Question special

An analysis by David Squires at The Commonwealth Fund published in 2013 highlighted the staggering opportunity cost of very expensive healthcare. If the U.S. had spent as much money on healthcare as even the next most expensive country (Switzerland) between 1980-2010, the nation would have saved over 15.5 trillion dollars, money that could have gone towards education, infrastructure, etc. Of course, direct healthcare spending provides value to society, but so do roads, bridges, and schools. Yet healthcare is also a strong labor market - as Uwe E. Reinhardt at Princeton points out in his "Alfred E. Neuman Cosmic Law of Health Care", every dollar of healthcare spending also represents a dollar of someone's income.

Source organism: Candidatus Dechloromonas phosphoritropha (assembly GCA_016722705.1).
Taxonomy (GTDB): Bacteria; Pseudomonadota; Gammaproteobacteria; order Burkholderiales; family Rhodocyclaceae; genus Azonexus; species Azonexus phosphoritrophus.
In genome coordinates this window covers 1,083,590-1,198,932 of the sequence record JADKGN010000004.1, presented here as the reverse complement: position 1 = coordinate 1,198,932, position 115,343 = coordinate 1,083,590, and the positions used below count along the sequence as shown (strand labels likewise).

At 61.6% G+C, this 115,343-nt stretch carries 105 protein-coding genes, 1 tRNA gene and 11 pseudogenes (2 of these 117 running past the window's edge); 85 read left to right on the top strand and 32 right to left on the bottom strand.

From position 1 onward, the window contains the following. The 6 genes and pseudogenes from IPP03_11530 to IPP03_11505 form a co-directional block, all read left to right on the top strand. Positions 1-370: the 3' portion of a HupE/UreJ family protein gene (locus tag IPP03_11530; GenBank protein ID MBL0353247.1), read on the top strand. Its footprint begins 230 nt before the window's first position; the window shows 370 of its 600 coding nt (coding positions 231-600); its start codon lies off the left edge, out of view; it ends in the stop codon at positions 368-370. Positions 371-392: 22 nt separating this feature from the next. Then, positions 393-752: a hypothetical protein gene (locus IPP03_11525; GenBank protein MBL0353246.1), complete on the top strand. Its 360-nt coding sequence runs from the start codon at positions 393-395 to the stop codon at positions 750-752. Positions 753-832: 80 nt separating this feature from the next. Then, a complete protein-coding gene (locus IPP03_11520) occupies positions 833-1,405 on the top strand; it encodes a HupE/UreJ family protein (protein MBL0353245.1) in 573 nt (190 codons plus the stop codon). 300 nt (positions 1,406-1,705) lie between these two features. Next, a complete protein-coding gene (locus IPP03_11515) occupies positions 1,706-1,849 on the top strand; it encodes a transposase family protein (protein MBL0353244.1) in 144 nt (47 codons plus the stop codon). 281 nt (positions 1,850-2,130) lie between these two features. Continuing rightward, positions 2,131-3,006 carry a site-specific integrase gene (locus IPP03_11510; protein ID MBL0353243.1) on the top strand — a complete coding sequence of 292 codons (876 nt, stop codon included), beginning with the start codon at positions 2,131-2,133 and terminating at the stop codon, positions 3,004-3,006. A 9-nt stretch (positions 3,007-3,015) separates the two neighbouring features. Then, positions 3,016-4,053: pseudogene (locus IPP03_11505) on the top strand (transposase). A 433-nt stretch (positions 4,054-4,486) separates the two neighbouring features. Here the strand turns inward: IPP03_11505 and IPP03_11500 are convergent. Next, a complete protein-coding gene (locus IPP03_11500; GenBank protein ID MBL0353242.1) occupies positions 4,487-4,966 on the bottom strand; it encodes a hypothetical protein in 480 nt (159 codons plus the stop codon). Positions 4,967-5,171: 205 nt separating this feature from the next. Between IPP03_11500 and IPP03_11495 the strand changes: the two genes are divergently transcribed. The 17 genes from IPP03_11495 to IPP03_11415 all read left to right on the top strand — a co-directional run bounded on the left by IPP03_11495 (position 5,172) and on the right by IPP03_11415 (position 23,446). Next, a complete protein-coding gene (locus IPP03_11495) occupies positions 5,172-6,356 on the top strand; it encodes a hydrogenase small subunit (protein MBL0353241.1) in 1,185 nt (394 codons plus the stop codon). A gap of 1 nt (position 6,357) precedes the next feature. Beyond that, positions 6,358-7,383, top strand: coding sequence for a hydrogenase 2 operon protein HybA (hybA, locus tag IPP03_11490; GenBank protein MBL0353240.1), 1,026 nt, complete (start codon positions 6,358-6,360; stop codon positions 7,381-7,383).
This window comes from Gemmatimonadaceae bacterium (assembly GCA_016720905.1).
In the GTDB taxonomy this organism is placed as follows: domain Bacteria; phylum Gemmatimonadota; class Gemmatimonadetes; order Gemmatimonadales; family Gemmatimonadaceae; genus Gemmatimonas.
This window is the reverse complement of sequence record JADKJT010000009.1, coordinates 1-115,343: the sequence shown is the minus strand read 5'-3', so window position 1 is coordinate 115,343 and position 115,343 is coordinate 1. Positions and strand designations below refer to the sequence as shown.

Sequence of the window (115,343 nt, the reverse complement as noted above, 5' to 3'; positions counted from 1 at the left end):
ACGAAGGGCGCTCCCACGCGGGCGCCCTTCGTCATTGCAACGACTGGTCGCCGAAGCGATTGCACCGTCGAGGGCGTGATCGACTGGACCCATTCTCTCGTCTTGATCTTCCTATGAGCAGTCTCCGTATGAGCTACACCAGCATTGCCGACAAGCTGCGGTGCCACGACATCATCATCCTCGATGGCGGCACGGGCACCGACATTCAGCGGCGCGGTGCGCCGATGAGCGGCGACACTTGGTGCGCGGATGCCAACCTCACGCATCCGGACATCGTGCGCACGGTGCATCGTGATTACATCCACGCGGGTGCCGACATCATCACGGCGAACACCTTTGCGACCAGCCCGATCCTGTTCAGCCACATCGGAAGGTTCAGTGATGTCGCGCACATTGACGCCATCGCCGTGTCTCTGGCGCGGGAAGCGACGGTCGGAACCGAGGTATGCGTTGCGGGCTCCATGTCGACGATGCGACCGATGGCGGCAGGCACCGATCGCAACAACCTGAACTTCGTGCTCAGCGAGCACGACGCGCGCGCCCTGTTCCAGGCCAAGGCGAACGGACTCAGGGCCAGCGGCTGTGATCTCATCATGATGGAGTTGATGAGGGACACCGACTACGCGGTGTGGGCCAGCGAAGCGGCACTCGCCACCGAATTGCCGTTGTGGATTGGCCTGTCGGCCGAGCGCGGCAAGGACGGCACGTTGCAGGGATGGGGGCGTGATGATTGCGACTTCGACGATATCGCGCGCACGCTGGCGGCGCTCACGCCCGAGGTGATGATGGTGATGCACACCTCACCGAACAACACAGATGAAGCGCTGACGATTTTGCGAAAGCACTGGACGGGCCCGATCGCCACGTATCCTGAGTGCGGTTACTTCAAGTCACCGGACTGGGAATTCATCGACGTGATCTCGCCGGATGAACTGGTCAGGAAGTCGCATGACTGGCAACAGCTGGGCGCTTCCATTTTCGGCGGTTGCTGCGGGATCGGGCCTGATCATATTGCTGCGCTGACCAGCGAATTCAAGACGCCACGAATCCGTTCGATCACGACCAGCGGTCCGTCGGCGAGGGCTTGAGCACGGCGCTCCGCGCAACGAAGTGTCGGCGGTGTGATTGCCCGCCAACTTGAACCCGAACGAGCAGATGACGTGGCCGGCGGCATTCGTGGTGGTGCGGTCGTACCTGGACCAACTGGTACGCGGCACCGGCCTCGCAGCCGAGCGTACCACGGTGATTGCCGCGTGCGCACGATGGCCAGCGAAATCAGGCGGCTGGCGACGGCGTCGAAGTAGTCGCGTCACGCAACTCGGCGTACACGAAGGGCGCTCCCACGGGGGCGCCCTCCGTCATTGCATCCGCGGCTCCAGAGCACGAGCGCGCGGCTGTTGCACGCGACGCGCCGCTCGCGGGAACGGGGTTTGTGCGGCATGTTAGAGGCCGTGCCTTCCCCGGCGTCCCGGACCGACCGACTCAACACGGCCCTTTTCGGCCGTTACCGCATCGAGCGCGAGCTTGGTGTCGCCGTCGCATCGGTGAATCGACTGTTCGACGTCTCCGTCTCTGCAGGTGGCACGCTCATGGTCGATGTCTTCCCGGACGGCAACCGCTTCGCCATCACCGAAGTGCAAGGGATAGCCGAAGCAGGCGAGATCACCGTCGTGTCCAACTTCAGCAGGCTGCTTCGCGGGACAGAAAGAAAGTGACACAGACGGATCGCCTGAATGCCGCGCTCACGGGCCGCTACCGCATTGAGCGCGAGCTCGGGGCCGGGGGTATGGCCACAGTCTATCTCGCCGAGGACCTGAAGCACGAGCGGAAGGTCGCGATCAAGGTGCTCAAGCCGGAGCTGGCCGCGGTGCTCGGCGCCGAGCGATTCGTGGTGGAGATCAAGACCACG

What are your thoughts on how to appropriately balance healthcare spending against other societal needs? What strategies or policy changes could improve this balance?